So I can see why the “good Judas” would be attractive to the masses. And to theologians. I don’t see why academics would care one way or the other – in fact, given the traditional bent of academics in general I’d normally assume that there would be a lot of resistance to the idea of a “good Judas” in the first place, since most scholars (and biblical scholars especially seem prone to this) are often loathe to give up on long-held traditions without overwhelming evidence to change their minds.

  2. I’m pretty sure DeConick is not talking about mythicism in that post, but some aspect of Johannine scholarship that she is not willing to share yet. I suspect she is about to either challenge the usual dating, the independent connection to oral tradition, or the Christology.

  3. One work in particular I was thinking of was Elaine Pagel’s and Karen King’s “Reading Judas” — perhaps they were unaware of April’s calls for caution at the time.

    I can understand academics liking the idea of a good Judas. It does set them apart from the racial stereotyping of the past and still among some quarters today.

    (DeConick definitely does not argue for a “mythical Jesus”. But the suggestion of gnostic ideas in either any of the gospels or letters of Paul has had a very contentious history, I think.)

  4. Neil Godfrey wroteNot quite on the same wave, but it reminds me of how Gregory Riley’s work in Resurrection Reconsidered was not widely known although his arguments just happened to appear later (with no acknowledged link to Riley’s work, so presumably by sheer coincidence) in a work of the highly marketable author Elaine Pagels. (When Robert Price published the same observation, it was disheartening to think how things really do seem to work in the real world of academe.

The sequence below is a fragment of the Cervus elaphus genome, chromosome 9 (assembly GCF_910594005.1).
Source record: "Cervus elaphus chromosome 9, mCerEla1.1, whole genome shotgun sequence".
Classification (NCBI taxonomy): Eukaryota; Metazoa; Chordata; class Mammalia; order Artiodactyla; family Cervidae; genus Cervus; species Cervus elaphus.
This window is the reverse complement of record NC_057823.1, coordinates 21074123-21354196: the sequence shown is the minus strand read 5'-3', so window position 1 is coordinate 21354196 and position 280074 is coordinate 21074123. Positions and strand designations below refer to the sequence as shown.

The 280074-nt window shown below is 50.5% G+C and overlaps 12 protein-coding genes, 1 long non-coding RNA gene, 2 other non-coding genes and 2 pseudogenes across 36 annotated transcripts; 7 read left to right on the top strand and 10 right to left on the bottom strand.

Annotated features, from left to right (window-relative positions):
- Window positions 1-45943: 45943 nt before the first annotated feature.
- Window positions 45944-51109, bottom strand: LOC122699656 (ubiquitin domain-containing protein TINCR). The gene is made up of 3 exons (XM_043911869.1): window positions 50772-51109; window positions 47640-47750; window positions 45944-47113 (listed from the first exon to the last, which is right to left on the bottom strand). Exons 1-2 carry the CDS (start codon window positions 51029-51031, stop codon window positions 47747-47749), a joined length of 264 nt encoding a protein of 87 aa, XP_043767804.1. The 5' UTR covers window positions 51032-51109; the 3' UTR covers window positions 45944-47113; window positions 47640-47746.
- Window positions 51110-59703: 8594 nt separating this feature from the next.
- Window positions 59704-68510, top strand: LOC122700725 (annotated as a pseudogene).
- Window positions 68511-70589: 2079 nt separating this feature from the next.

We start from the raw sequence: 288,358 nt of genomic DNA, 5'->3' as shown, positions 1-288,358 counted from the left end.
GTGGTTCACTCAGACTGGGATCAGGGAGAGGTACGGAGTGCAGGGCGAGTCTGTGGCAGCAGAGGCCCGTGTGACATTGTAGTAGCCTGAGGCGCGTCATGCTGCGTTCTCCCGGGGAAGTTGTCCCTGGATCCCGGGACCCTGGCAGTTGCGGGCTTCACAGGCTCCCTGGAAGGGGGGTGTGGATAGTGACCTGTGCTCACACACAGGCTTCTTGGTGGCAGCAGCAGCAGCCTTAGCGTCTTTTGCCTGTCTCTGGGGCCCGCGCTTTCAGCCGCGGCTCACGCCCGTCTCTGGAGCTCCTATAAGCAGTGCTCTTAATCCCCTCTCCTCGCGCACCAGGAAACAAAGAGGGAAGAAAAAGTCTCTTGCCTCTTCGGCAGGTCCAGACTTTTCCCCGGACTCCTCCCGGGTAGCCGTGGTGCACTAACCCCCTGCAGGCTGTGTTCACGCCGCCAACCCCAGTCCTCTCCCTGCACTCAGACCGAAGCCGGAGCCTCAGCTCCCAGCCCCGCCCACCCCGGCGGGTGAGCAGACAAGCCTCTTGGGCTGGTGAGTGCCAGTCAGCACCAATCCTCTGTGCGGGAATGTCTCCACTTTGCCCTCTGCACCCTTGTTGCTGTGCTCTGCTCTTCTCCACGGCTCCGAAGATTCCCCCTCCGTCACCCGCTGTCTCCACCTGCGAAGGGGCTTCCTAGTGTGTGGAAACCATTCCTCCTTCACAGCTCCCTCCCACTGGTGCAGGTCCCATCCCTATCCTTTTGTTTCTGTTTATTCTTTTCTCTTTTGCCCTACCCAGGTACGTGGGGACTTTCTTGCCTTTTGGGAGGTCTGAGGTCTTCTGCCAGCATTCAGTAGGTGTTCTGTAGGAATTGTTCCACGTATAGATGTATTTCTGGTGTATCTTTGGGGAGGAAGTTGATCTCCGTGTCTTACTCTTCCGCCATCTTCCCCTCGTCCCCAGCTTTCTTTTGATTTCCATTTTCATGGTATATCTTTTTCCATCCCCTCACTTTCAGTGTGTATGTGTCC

I thought that Riley and Pagels looked remarkably similar as well, but I’m not sure how much of that owes to my own limited familiarity with the nuances of Thomasine scholarship. When Pagels’ book was published, in the midst of his overwhelmingly negative appraisal Stevan Davies did point out that he felt Pagels was right, and Riley wasn’t, so far as John and Thomas went.

    I’m not entirely sure what he sees as different between the two, as I hadn’t yet had Pagels steal my $30 CDN for her crappy book, so didn’t have a reason to inquire.

  5. Apologies, sent before I was finished.

    I’m not entirely sure what he sees as different between the two, as I hadn’t yet had Pagels steal my $30 CDN for her crappy book, so didn’t have a reason to inquire.

  6. Do you have a link to Stevan Davies’ appraisal? (I don’t think I have either books with me to compare now. Maybe something Davies says will remind me. I seem to recall Pagels and King seeming to write some sort of sermon or “spiritual message for the 21st century” from the gospel of Judas, as much or even more than a serious study of it.)